The deluge of spam shows no sign of receding, according to figures released by anti-spam software company Brightmail.
Brightmail found that 56 percent of e-mail traffic in November was spam, a 4 percent rise from spam's share of all e-mail from October. Spam accounted for 42 percent of e-mail at the start of the year, the company said. The November spam figure is the highest Brightmail has ever recorded.
The San Francisco company tracks spam through its Probe Network, which deploys dummy e-mail accounts to identify spam messages that it then blocks for clients. It blocked 77 billion messages in November.
Product e-mail hawking items like clothing, makeup and investigative services remained the most prevalent spam category, accounting for 22 percent of the spam Brightmail blocked. It was followed by financial services at 17 percent; adult material with 16 percent; and scams at 13 percent.
A survey of small businesses released Dec. 3 by Internet security company Symantec, Cupertino, CA, indicates that the frustration and cost of dealing with spam has caused many to consider drastic measures: 42 percent said they would consider abandoning e-mail for business communications, and 56 percent said they would consider letting through e-mail from approved senders only.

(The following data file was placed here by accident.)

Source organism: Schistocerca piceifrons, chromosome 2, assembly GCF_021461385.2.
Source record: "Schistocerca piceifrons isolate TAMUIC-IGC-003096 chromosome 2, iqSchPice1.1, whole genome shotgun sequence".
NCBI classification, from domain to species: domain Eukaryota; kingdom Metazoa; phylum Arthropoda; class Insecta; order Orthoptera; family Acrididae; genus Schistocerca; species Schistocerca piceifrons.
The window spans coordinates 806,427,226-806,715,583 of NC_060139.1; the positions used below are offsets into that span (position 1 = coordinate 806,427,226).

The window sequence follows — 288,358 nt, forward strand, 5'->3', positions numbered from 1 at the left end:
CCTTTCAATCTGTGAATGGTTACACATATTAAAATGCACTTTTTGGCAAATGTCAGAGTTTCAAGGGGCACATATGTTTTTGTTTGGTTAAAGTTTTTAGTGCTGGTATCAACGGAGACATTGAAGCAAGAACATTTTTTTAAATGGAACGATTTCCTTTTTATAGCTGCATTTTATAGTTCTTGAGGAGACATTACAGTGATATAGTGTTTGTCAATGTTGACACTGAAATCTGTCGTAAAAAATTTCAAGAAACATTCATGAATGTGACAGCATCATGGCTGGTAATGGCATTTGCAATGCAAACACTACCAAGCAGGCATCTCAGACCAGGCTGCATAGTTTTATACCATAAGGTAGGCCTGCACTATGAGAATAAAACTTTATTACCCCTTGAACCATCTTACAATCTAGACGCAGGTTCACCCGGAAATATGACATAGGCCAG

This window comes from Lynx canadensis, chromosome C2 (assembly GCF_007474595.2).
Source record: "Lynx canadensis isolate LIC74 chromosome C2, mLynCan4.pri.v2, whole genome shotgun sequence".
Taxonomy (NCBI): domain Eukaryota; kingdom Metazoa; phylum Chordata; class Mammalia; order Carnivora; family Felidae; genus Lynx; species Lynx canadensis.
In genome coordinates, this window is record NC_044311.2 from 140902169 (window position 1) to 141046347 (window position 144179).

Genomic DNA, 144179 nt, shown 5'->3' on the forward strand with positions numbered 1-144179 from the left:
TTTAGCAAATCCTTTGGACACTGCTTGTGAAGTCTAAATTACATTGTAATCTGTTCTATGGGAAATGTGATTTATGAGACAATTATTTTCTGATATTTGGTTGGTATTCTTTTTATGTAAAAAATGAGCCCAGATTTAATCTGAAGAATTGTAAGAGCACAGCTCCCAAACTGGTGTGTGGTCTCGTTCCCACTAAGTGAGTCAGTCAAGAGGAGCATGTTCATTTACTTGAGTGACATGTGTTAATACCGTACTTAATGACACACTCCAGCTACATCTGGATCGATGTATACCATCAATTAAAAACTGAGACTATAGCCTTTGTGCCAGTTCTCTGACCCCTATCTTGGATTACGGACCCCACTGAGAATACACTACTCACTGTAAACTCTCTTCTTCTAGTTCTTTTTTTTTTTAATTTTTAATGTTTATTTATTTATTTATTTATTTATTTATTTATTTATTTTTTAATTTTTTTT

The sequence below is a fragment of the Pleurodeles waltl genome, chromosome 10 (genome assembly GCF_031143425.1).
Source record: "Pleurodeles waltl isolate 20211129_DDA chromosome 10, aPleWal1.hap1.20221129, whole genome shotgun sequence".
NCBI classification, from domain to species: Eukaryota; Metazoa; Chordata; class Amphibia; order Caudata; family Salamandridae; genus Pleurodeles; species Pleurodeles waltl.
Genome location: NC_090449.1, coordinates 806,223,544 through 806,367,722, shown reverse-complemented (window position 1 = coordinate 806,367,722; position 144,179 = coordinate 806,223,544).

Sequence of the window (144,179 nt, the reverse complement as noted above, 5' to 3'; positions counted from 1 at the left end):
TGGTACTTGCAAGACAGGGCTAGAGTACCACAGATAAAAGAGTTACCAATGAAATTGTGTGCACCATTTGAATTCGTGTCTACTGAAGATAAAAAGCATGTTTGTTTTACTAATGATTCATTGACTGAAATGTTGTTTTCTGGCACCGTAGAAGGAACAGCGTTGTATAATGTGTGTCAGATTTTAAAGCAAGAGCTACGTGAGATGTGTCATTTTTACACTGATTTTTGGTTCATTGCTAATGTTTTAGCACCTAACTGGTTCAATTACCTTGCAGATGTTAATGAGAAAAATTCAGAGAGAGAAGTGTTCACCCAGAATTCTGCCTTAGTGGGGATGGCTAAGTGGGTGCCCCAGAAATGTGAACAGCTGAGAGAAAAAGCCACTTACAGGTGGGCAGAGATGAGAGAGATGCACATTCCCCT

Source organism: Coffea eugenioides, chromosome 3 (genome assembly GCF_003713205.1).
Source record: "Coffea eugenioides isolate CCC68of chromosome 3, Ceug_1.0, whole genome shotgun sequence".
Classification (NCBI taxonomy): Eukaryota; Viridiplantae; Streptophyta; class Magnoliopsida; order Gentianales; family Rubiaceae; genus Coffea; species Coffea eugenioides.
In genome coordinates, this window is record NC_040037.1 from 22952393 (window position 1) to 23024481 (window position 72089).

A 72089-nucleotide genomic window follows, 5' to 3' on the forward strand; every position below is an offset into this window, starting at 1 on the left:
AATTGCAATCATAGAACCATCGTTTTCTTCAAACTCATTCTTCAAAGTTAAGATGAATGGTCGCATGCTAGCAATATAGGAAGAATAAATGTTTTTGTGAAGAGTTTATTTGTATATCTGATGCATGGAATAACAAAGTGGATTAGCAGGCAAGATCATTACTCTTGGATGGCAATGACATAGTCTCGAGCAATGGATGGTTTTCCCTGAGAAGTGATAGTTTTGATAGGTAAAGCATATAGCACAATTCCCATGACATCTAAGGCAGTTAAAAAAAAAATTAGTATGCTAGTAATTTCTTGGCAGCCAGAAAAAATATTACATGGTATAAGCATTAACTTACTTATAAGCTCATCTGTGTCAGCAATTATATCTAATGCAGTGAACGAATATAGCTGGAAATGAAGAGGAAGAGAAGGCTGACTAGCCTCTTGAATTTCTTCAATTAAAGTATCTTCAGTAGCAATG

Spammers continue to elude the plethora of filtering technologies now deployed by Internet service providers, corporate IT departments and regular computer users.
Another e-mail security firm, United Kingdom-based Sophos, said Dec. 3 that spammers increasingly are hiding their identity by hijacking the computers of unsuspecting users with non-secure broadband connections. Sophos estimates that so-called Remote Access Tools letting spammers take control of computers remotely now account for 30 percent of all spam messages. Such techniques make tracking down spammers even tougher.